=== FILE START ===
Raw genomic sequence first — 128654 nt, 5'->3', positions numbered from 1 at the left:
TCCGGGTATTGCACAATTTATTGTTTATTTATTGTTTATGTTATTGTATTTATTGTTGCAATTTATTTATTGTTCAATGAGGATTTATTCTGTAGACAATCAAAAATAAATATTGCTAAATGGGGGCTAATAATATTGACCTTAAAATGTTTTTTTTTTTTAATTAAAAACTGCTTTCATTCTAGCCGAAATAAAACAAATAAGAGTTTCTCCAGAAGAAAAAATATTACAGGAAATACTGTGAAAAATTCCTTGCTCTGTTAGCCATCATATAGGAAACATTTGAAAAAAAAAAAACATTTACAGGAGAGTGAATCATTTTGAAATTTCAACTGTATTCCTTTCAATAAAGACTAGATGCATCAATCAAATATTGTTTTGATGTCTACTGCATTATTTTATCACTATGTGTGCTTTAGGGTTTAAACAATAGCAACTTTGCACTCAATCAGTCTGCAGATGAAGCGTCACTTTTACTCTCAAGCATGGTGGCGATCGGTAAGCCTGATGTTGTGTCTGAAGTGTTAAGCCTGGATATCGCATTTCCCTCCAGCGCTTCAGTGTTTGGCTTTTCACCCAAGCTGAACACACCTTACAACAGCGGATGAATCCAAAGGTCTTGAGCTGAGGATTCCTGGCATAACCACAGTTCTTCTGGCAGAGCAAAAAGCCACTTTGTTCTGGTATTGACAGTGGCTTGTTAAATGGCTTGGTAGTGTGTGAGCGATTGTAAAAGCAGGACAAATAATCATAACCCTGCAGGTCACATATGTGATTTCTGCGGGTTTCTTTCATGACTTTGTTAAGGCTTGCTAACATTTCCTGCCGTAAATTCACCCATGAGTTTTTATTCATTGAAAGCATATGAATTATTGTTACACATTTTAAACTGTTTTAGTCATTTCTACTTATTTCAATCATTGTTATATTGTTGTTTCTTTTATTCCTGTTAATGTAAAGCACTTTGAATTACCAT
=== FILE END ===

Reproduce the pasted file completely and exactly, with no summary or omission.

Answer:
Raw genomic sequence first — 128654 nt, 5'->3', positions numbered from 1 at the left:
TCCGGGTATTGCACAATTTATTGTTTATTTATTGTTTATGTTATTGTATTTATTGTTGCAATTTATTTATTGTTCAATGAGGATTTATTCTGTAGACAATCAAAAATAAATATTGCTAAATGGGGGCTAATAATATTGACCTTAAAATGTTTTTTTTTTTTAATTAAAAACTGCTTTCATTCTAGCCGAAATAAAACAAATAAGAGTTTCTCCAGAAGAAAAAATATTACAGGAAATACTGTGAAAAATTCCTTGCTCTGTTAGCCATCATATAGGAAACATTTGAAAAAAAAAAAACATTTACAGGAGAGTGAATCATTTTGAAATTTCAACTGTATTCCTTTCAATAAAGACTAGATGCATCAATCAAATATTGTTTTGATGTCTACTGCATTATTTTATCACTATGTGTGCTTTAGGGTTTAAACAATAGCAACTTTGCACTCAATCAGTCTGCAGATGAAGCGTCACTTTTACTCTCAAGCATGGTGGCGATCGGTAAGCCTGATGTTGTGTCTGAAGTGTTAAGCCTGGATATCGCATTTCCCTCCAGCGCTTCAGTGTTTGGCTTTTCACCCAAGCTGAACACACCTTACAACAGCGGATGAATCCAAAGGTCTTGAGCTGAGGATTCCTGGCATAACCACAGTTCTTCTGGCAGAGCAAAAAGCCACTTTGTTCTGGTATTGACAGTGGCTTGTTAAATGGCTTGGTAGTGTGTGAGCGATTGTAAAAGCAGGACAAATAATCATAACCCTGCAGGTCACATATGTGATTTCTGCGGGTTTCTTTCATGACTTTGTTAAGGCTTGCTAACATTTCCTGCCGTAAATTCACCCATGAGTTTTTATTCATTGAAAGCATATGAATTATTGTTACACATTTTAAACTGTTTTAGTCATTTCTACTTATTTCAATCATTGTTATATTGTTGTTTCTTTTATTCCTGTTAATGTAAAGCACTTTGAATTACCAT